The project launched in September 2019 and looks to close the gender gap in the coffee industry by providing women with access to finance and land, creating inclusive businesses, changing attitudes and unpicking myths surrounding women’s value and contributions to the industry.

In Uganda, decisions on how to use land and finances are largely made by the eldest man in the family. Farm Africa is working with families to put voluntary household land-use agreements in place that give women in the family access to specific areas of the coffee garden or land as well as the opportunity to make decisions about the coffee grown on it, and how the income generated is spent.

“If women were handed as much land as men there’d be more food, production and development,” reports Christine Kyakunda, a coffee farmer based in Kanungu.

The project is also supporting 160 village savings and loan associations, where women unite to save and make funds available to make investments in each other’s businesses.

Coffee producers’ cooperatives provide a route to market, as well as often facilitating access to inputs and extension services, and are typically run by men who make up the majority of their membership. Internal cooperative policies, cultures, structures and procedures make membership inaccessible to many women, and as in the household, the powerful decision-making positions tend to filled by men.  Excluding women from these arena entrenches men’s control over profits. Farm Africa is providing cooperatives with training and support to review their policies and operation procedures and make themselves more accessible to women – both as members and as leaders. To help achieve this, 300 members and staff will have the opportunity to attend training designed to help them build and develop their leadership skills.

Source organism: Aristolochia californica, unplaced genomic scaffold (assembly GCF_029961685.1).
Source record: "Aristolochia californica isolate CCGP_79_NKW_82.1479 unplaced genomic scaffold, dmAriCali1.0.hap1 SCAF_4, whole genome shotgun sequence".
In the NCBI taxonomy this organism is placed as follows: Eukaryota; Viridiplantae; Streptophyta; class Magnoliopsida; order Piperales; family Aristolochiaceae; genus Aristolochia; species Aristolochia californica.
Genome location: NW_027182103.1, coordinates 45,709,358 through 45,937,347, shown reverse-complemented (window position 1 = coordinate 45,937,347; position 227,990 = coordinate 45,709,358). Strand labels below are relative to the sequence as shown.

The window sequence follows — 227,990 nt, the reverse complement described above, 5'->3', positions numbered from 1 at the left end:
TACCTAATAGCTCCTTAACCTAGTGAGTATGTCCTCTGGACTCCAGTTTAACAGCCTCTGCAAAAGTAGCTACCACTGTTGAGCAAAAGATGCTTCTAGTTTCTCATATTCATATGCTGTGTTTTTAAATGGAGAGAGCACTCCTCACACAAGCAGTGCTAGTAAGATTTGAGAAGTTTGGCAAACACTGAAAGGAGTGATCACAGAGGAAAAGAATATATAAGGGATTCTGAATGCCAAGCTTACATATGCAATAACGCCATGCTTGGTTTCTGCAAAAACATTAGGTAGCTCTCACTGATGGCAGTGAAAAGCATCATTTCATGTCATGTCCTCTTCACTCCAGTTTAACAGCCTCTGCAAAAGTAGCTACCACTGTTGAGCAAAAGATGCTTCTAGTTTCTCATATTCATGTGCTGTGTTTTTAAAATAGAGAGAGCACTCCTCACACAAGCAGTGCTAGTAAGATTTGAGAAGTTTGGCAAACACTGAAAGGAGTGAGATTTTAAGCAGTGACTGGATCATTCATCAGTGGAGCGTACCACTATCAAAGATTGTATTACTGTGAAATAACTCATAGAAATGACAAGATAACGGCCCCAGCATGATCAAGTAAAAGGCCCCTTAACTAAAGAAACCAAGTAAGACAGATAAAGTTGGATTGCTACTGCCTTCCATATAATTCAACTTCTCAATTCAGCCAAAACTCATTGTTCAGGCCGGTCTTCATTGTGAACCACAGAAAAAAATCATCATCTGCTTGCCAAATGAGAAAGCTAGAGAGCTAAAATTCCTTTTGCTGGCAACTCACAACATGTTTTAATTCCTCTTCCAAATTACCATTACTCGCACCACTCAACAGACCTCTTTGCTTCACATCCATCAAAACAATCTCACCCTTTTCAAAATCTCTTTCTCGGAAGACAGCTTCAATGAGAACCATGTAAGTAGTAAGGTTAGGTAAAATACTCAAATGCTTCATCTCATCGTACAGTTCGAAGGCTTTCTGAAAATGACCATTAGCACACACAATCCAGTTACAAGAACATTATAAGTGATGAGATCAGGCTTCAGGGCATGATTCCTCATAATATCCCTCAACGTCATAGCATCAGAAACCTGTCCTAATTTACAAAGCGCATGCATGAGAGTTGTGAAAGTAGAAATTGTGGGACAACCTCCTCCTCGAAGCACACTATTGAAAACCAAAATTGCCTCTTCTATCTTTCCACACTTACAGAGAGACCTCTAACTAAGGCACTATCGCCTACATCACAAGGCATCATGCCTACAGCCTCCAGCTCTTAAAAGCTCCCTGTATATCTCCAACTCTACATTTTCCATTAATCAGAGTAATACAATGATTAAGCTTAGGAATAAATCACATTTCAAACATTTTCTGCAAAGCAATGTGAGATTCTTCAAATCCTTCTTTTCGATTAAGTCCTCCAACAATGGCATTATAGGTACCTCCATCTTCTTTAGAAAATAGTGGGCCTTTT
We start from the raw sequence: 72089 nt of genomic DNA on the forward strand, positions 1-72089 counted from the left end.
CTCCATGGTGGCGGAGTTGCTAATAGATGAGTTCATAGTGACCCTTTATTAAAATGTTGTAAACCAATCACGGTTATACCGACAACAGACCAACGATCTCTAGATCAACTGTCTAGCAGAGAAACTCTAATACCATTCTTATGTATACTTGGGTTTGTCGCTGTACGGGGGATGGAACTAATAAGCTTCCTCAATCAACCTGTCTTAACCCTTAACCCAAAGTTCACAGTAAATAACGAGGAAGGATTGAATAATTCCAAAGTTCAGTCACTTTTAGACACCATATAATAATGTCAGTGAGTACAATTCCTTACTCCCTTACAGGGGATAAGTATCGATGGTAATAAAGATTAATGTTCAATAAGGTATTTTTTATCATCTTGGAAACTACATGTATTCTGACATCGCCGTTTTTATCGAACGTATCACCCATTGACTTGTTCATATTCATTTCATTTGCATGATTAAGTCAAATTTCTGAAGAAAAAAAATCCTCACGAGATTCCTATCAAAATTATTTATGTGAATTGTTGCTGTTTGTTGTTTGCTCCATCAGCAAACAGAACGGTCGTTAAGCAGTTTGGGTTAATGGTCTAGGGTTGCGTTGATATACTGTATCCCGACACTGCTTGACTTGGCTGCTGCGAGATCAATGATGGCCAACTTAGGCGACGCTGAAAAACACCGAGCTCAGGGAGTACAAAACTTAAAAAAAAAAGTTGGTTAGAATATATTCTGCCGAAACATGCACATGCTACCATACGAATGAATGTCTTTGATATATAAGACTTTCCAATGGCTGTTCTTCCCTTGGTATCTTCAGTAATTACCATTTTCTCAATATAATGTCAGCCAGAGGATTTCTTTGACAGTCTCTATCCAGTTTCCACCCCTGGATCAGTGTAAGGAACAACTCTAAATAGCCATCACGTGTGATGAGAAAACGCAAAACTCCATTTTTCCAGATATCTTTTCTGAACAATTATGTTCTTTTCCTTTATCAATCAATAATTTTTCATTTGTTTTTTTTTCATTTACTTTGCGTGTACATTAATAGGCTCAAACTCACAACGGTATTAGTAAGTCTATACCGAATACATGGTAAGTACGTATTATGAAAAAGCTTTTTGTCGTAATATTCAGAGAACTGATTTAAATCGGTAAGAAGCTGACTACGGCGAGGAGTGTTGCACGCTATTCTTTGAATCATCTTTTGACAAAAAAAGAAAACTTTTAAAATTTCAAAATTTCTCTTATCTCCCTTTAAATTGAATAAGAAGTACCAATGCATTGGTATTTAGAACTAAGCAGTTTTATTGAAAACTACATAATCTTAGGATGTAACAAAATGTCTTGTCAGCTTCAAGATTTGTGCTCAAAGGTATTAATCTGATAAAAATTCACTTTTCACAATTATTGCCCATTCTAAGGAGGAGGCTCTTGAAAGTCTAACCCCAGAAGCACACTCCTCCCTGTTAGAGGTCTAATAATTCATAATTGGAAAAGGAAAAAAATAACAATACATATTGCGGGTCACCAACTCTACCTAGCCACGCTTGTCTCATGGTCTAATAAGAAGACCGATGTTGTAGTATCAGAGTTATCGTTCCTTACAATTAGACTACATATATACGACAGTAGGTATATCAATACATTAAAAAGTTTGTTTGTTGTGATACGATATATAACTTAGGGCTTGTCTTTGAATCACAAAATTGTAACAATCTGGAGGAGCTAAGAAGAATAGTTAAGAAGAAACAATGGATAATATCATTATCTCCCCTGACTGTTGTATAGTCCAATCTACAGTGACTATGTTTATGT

Grace has received training from Farm Africa and takes care of half an acre of coffee. Photo: Farm Africa / Jjumba Martin

Across the board, women’s economic contributions are undervalued. This project is running an evidence-based communications campaign, drawing upon the findings of the new report, that highlights the benefits of providing women with greater autonomy at the household, farm and cooperative level.

“When female farmers prosper, the benefits are felt by all: the hardworking women themselves, the children who they invest in and the economies that they drive,” commented Rachel Beckett, Farm Africa’s Country Director in Uganda.

Download Farm Africa's new report: Gender and coffee value chain in Kanungu, Uganda  (4.15mb).

To find out more about the project, register for Farm Africa's Coffee is Life webinar on the 1 December 2020 at 9AM (GMT), and hear from British and Ugandan farmers about the barriers that are holding women back in the coffee sector.   

The report has been funded by the European Union and UK aid from the UK government, however the views expressed do not necessarily reflect the organisations’ official policies.